It’s up to us however, to use our new brain and be aware that we are actively looking for these negative traits in our partners. We should see our mate as a partner, who can help us get past these childhood traumas and the key skill to start the healing process is communication.
Communicating with our partner in a conscious way, or in other words by using the new brain to counteract the old brain, results in a companionship between lovers instead of a sparring match.
If we want to be willing to work on our relationship, there can’t be a “power struggle”, as Hendrix calls it. A solid first exercise to get beyond the power struggle is to “re-romanticize”. This will get your relationship ready for further development.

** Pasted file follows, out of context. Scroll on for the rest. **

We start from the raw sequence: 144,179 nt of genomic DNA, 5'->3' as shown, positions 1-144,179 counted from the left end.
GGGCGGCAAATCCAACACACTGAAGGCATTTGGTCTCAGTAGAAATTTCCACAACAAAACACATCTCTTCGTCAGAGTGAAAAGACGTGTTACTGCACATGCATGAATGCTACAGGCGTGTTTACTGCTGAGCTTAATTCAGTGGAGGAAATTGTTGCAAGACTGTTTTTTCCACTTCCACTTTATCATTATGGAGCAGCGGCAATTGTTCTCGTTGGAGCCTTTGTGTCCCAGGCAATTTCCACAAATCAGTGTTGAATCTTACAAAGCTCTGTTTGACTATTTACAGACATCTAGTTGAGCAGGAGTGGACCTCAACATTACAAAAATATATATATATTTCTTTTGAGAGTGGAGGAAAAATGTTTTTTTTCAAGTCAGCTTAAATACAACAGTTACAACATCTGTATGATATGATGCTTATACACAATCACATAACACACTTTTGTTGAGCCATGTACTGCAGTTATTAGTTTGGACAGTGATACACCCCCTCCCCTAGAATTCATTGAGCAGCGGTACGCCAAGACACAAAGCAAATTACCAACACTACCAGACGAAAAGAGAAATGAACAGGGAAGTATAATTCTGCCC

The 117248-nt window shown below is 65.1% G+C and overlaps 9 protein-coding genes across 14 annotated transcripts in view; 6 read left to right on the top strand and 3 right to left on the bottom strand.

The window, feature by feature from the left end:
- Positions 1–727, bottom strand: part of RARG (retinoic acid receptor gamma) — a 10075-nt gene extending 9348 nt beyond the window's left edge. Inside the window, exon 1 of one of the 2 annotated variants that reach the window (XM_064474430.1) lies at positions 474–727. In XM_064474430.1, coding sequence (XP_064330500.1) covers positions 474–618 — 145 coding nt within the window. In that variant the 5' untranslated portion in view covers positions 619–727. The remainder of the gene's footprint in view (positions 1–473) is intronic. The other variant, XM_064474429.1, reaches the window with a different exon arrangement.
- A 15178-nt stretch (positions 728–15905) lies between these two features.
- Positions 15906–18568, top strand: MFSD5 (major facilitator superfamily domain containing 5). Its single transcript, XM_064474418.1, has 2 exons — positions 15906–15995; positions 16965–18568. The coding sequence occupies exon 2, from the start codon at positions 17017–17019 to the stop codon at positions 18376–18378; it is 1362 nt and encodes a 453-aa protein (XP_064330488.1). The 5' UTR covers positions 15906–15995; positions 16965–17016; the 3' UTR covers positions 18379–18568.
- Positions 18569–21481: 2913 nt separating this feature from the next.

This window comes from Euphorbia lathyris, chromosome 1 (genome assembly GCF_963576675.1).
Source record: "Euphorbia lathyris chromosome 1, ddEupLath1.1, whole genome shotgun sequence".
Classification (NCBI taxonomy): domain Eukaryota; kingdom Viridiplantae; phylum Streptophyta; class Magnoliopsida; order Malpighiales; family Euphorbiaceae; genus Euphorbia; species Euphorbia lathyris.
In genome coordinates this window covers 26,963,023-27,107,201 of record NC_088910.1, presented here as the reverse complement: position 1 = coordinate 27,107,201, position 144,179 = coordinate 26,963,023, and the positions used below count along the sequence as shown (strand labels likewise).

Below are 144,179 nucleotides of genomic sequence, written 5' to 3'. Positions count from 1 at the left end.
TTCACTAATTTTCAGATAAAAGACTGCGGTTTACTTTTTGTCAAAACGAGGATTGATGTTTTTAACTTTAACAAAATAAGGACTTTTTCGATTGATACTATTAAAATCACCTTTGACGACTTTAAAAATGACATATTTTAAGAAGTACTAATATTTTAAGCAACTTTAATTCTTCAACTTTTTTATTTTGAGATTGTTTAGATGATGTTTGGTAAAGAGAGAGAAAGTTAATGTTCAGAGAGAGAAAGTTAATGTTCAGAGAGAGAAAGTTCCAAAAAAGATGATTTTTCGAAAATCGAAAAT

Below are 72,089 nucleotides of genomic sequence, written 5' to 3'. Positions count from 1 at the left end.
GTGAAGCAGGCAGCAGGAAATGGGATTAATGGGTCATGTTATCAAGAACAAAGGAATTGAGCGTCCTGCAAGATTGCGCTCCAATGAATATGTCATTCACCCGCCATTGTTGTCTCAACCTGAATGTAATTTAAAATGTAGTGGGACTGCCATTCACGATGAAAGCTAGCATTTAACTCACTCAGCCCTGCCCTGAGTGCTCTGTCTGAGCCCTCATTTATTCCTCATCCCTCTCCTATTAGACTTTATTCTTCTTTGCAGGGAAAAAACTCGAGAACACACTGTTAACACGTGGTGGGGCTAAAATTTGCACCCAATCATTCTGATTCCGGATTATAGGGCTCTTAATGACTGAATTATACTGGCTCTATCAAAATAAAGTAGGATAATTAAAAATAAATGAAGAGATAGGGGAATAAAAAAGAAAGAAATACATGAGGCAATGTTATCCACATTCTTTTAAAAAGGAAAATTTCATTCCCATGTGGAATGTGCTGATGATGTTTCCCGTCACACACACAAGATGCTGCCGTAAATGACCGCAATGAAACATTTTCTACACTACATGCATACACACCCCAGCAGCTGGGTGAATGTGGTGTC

3. Final thoughts
There are a lot of books that are ‘easy’ to summarize, this is not one of them. Hendrix gives so much relevant information that it was hard for me to pick out the ‘golden nuggets’ for you. I think this book is a must read for anyone (wanting to be) in a meaningful and lasting relationship. Hendrix has a lot of experience in this topic and he explains things in very clear and concise way, using a lot of examples and stories.
If you liked the summary I really do recommend buying the book. There is much more in depth information about the self and a lot more exercises to be found to not only get your relationship to the next level but also to get to know yourself better.
It was a joy to read this book and I can proudly say it has helped me grow a stronger relationship with my girlfriend. The book rejuvenated the love in our journey as a couple.